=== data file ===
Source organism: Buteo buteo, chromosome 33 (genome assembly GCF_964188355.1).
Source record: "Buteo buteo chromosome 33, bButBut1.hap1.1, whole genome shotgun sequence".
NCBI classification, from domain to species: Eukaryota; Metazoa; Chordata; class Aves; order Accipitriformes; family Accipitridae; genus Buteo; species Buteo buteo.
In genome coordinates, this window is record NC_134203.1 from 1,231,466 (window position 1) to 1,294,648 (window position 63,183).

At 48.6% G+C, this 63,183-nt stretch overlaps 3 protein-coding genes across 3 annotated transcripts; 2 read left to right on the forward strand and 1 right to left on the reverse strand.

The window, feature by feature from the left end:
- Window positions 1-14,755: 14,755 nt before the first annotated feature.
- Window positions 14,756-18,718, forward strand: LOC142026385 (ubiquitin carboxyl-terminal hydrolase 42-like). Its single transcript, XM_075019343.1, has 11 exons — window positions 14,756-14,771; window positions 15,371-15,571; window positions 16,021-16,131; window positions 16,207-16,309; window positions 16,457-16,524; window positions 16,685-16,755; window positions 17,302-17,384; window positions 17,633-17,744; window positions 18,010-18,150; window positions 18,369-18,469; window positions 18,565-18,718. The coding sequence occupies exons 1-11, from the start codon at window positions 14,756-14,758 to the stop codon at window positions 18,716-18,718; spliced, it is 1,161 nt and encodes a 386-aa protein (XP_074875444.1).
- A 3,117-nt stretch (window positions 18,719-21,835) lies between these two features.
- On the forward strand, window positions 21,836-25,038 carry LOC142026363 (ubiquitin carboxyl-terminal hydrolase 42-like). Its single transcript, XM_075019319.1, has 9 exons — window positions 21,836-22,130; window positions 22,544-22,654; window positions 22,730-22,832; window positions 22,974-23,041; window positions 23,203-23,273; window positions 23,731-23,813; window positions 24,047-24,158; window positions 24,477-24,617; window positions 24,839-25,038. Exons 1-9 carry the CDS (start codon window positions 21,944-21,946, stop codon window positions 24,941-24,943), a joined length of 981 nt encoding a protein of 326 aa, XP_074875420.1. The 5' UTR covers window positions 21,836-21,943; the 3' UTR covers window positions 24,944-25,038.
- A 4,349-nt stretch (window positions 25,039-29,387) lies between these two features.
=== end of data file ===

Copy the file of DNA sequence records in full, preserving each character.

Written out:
Source organism: Buteo buteo, chromosome 33 (genome assembly GCF_964188355.1).
Source record: "Buteo buteo chromosome 33, bButBut1.hap1.1, whole genome shotgun sequence".
NCBI classification, from domain to species: Eukaryota; Metazoa; Chordata; class Aves; order Accipitriformes; family Accipitridae; genus Buteo; species Buteo buteo.
In genome coordinates, this window is record NC_134203.1 from 1,231,466 (window position 1) to 1,294,648 (window position 63,183).

At 48.6% G+C, this 63,183-nt stretch overlaps 3 protein-coding genes across 3 annotated transcripts; 2 read left to right on the forward strand and 1 right to left on the reverse strand.

The window, feature by feature from the left end:
- Window positions 1-14,755: 14,755 nt before the first annotated feature.
- Window positions 14,756-18,718, forward strand: LOC142026385 (ubiquitin carboxyl-terminal hydrolase 42-like). Its single transcript, XM_075019343.1, has 11 exons — window positions 14,756-14,771; window positions 15,371-15,571; window positions 16,021-16,131; window positions 16,207-16,309; window positions 16,457-16,524; window positions 16,685-16,755; window positions 17,302-17,384; window positions 17,633-17,744; window positions 18,010-18,150; window positions 18,369-18,469; window positions 18,565-18,718. The coding sequence occupies exons 1-11, from the start codon at window positions 14,756-14,758 to the stop codon at window positions 18,716-18,718; spliced, it is 1,161 nt and encodes a 386-aa protein (XP_074875444.1).
- A 3,117-nt stretch (window positions 18,719-21,835) lies between these two features.
- On the forward strand, window positions 21,836-25,038 carry LOC142026363 (ubiquitin carboxyl-terminal hydrolase 42-like). Its single transcript, XM_075019319.1, has 9 exons — window positions 21,836-22,130; window positions 22,544-22,654; window positions 22,730-22,832; window positions 22,974-23,041; window positions 23,203-23,273; window positions 23,731-23,813; window positions 24,047-24,158; window positions 24,477-24,617; window positions 24,839-25,038. Exons 1-9 carry the CDS (start codon window positions 21,944-21,946, stop codon window positions 24,941-24,943), a joined length of 981 nt encoding a protein of 326 aa, XP_074875420.1. The 5' UTR covers window positions 21,836-21,943; the 3' UTR covers window positions 24,944-25,038.
- A 4,349-nt stretch (window positions 25,039-29,387) lies between these two features.